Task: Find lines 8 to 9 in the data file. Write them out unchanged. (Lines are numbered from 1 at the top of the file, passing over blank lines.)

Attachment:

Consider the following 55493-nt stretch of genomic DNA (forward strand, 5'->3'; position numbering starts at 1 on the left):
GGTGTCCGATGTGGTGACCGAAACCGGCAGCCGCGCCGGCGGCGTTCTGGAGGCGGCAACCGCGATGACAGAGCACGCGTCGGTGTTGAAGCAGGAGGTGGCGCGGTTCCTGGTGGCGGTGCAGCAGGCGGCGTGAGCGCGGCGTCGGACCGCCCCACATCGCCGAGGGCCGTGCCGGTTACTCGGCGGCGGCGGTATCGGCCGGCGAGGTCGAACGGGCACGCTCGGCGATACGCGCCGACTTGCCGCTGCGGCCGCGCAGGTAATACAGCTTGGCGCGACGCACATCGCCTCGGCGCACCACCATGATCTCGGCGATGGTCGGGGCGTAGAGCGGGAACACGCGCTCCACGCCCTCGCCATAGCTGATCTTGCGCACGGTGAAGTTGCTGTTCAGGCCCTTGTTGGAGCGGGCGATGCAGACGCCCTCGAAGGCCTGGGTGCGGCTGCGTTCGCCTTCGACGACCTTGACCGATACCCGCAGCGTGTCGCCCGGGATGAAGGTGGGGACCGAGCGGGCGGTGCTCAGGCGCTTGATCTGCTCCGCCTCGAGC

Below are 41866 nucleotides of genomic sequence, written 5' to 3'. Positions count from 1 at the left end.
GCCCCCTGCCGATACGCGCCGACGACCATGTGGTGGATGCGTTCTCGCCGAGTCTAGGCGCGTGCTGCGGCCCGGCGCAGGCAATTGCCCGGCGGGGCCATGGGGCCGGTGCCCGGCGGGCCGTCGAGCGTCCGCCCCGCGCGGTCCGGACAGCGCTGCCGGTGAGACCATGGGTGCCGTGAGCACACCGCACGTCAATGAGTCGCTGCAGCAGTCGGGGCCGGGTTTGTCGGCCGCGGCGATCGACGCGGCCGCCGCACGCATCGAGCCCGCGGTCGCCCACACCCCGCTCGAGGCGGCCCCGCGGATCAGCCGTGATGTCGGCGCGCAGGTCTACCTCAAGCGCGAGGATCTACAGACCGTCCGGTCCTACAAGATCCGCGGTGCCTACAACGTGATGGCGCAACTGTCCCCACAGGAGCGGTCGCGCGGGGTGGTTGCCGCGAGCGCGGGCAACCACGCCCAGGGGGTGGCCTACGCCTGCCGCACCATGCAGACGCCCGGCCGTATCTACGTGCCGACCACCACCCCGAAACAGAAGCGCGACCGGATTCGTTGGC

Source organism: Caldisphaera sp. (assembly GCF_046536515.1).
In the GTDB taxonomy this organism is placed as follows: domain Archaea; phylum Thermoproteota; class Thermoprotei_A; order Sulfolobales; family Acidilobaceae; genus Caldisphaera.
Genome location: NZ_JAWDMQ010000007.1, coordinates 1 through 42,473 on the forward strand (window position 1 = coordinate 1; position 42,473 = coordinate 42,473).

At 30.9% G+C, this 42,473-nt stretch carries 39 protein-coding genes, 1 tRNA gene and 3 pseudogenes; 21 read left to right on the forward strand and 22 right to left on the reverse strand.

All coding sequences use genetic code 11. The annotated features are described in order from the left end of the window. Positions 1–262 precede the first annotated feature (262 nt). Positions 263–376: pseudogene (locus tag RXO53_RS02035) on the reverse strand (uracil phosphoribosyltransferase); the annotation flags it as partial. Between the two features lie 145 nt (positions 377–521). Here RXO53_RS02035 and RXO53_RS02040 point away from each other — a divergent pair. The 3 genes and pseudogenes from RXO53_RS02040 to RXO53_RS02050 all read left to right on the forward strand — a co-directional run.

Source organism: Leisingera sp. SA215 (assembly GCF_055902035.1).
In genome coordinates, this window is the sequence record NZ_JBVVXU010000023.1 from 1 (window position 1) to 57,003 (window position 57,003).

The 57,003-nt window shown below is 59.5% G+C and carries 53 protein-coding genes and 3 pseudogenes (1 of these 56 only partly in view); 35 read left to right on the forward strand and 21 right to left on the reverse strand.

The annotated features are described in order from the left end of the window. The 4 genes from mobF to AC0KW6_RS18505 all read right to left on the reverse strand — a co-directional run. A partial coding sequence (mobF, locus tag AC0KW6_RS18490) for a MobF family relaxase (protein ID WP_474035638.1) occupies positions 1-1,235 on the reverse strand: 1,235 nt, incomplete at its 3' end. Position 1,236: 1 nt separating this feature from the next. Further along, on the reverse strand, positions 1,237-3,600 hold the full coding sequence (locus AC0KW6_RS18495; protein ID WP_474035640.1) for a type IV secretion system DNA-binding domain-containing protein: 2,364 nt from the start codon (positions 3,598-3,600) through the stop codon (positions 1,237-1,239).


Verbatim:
At 30.9% G+C, this 42,473-nt stretch carries 39 protein-coding genes, 1 tRNA gene and 3 pseudogenes; 21 read left to right on the forward strand and 22 right to left on the reverse strand.

All coding sequences use genetic code 11. The annotated features are described in order from the left end of the window. Positions 1–262 precede the first annotated feature (262 nt). Positions 263–376: pseudogene (locus tag RXO53_RS02035) on the reverse strand (uracil phosphoribosyltransferase); the annotation flags it as partial. Between the two features lie 145 nt (positions 377–521). Here RXO53_RS02035 and RXO53_RS02040 point away from each other — a divergent pair. The 3 genes and pseudogenes from RXO53_RS02040 to RXO53_RS02050 all read left to right on the forward strand — a co-directional run.